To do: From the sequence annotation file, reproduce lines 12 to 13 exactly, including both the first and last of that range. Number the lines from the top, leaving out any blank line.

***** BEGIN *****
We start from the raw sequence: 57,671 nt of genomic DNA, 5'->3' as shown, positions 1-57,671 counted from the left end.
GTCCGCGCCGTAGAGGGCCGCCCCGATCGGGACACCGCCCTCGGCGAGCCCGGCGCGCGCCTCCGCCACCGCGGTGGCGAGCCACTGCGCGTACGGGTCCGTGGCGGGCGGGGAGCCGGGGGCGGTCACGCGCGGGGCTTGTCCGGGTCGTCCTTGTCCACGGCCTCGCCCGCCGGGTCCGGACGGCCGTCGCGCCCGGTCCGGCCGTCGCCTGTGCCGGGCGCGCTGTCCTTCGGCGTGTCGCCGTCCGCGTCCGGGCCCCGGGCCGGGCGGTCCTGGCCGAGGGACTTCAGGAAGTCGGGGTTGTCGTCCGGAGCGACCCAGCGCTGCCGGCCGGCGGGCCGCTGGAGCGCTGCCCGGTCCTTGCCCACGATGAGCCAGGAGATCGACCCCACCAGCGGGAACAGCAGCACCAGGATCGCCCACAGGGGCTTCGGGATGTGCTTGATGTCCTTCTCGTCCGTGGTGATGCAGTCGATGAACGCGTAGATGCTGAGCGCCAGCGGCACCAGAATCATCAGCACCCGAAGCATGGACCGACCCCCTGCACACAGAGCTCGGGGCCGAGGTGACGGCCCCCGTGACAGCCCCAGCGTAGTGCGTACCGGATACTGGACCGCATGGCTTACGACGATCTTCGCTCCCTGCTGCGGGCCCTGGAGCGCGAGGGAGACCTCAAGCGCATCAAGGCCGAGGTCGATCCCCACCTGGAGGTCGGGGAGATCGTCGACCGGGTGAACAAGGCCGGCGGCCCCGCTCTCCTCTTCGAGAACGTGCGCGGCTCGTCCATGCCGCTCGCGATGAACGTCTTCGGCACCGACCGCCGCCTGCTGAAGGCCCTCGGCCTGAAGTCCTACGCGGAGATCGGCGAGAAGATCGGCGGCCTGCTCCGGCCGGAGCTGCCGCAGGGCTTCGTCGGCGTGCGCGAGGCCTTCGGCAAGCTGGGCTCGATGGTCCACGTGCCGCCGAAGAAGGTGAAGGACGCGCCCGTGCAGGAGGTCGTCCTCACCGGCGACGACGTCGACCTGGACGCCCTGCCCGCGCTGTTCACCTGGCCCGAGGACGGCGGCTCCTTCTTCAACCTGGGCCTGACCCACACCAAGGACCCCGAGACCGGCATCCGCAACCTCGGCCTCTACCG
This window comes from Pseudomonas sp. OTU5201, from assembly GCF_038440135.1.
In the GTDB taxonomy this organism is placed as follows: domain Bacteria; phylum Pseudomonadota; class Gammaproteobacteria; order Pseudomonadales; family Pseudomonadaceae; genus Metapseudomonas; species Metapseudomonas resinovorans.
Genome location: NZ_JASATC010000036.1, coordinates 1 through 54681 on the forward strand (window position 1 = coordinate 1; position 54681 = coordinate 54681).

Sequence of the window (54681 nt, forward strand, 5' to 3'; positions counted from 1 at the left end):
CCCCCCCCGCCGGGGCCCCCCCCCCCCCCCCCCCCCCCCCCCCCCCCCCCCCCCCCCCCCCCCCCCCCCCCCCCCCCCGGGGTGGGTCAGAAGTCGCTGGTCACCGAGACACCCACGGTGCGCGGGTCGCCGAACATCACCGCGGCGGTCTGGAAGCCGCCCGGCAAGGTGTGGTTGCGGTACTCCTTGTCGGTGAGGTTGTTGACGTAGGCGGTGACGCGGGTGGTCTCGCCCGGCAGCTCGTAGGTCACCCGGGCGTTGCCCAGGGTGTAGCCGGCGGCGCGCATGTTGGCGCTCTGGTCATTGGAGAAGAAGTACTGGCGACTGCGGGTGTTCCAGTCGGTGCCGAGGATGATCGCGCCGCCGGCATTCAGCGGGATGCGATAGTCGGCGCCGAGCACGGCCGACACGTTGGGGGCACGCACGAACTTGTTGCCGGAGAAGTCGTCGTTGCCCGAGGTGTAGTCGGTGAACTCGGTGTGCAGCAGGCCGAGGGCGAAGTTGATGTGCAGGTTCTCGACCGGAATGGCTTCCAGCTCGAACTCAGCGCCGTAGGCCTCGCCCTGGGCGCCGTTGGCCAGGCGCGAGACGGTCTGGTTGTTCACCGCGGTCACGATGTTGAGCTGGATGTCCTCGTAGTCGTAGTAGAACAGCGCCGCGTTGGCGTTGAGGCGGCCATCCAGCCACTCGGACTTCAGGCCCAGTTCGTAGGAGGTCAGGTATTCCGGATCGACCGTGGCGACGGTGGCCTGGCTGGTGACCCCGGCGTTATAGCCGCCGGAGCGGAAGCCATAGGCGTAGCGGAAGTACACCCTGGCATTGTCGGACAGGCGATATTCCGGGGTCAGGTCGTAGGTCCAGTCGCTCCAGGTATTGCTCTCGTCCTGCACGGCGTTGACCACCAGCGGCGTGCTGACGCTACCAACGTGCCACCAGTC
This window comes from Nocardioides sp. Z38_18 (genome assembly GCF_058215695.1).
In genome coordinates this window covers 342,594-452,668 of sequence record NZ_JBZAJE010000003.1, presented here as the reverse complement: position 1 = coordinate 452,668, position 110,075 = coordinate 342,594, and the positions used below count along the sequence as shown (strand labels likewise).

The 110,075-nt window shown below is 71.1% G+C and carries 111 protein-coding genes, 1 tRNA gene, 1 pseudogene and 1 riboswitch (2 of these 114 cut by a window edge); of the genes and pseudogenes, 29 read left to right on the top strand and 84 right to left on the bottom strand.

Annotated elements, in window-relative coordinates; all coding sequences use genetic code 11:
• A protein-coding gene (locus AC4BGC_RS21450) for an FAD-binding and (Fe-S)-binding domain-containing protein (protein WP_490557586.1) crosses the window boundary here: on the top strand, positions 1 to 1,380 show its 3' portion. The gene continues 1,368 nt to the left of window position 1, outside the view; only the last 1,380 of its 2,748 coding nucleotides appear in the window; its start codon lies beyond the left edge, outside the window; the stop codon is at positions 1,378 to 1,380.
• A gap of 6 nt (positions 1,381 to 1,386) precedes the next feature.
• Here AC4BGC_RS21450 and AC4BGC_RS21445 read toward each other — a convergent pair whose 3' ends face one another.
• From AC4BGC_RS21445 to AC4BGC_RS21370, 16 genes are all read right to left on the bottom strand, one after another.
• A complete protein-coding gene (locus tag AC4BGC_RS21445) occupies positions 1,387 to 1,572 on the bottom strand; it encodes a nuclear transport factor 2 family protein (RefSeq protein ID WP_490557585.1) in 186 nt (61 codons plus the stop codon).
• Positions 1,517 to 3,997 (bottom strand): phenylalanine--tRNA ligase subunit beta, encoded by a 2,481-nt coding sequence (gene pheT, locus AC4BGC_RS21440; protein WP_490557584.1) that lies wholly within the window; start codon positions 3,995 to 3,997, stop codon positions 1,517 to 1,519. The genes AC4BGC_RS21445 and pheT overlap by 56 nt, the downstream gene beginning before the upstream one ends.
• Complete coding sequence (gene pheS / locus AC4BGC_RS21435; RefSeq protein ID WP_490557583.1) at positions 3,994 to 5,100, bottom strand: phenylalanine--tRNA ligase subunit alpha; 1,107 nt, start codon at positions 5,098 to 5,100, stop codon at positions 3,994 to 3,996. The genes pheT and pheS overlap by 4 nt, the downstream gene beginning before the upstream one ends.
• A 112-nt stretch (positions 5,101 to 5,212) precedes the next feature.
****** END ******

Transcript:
• A protein-coding gene (locus AC4BGC_RS21450) for an FAD-binding and (Fe-S)-binding domain-containing protein (protein WP_490557586.1) crosses the window boundary here: on the top strand, positions 1 to 1,380 show its 3' portion. The gene continues 1,368 nt to the left of window position 1, outside the view; only the last 1,380 of its 2,748 coding nucleotides appear in the window; its start codon lies beyond the left edge, outside the window; the stop codon is at positions 1,378 to 1,380.
• A gap of 6 nt (positions 1,381 to 1,386) precedes the next feature.